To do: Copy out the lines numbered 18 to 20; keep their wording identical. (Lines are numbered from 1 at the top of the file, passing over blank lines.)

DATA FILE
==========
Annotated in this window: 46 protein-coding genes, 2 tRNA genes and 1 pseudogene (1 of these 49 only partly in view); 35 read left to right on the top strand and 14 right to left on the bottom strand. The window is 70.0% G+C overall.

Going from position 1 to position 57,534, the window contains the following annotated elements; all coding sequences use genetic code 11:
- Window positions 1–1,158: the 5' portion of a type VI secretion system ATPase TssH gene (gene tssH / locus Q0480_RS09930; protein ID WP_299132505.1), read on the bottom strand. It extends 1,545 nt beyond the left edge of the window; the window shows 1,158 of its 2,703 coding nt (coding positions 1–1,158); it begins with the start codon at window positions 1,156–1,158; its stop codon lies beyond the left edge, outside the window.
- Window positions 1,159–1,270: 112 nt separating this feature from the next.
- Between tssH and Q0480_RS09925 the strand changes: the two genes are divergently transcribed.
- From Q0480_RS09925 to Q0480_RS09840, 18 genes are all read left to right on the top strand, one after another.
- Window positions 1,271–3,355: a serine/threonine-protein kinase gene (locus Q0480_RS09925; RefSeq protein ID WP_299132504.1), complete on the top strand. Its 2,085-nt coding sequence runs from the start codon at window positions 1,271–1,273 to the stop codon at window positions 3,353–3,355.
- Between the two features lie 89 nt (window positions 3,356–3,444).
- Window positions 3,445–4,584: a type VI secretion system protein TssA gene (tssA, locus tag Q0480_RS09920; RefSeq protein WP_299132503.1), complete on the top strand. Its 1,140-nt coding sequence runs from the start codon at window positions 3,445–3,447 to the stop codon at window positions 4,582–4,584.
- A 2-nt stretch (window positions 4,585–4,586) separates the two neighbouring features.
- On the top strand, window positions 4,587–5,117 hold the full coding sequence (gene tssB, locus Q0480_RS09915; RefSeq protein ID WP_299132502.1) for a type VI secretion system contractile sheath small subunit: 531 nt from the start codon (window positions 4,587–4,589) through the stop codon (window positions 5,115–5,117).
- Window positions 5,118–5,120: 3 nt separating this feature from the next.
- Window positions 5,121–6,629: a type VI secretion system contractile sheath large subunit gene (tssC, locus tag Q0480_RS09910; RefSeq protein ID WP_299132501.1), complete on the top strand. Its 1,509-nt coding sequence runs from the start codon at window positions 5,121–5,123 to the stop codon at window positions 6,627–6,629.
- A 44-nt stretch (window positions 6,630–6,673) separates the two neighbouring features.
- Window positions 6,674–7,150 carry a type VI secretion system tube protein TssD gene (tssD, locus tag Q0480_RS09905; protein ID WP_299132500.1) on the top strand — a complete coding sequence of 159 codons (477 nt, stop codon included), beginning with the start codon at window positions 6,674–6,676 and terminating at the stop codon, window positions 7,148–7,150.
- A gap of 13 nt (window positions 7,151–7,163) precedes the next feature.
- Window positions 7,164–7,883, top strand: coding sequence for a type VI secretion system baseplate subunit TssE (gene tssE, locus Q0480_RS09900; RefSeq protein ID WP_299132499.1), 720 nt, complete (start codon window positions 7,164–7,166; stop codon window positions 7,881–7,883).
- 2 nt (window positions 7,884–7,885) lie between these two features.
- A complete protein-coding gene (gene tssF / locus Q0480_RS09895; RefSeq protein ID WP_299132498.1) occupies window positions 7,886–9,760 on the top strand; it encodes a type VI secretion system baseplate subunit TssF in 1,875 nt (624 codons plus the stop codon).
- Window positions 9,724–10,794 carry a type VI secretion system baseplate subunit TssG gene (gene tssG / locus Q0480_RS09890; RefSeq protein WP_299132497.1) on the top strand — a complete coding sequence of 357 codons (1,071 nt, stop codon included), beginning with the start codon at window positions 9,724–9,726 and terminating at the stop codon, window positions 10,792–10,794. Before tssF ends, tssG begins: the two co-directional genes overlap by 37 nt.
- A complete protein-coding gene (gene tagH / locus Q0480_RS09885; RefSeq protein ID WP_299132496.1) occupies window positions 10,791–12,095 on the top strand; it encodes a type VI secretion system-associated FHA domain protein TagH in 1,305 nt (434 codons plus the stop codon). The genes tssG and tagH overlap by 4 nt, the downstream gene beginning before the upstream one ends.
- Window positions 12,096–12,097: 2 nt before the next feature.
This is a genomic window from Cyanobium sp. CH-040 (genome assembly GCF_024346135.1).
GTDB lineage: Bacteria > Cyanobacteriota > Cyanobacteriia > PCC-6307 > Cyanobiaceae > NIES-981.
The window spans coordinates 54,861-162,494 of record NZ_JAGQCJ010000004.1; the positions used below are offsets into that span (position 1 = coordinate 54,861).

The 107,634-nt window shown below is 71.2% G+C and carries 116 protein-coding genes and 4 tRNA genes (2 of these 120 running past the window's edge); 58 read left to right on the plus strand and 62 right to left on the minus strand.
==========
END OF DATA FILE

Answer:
- 2 nt (window positions 7,884–7,885) lie between these two features.
- A complete protein-coding gene (gene tssF / locus Q0480_RS09895; RefSeq protein ID WP_299132498.1) occupies window positions 7,886–9,760 on the top strand; it encodes a type VI secretion system baseplate subunit TssF in 1,875 nt (624 codons plus the stop codon).
- Window positions 9,724–10,794 carry a type VI secretion system baseplate subunit TssG gene (gene tssG / locus Q0480_RS09890; RefSeq protein WP_299132497.1) on the top strand — a complete coding sequence of 357 codons (1,071 nt, stop codon included), beginning with the start codon at window positions 9,724–9,726 and terminating at the stop codon, window positions 10,792–10,794. Before tssF ends, tssG begins: the two co-directional genes overlap by 37 nt.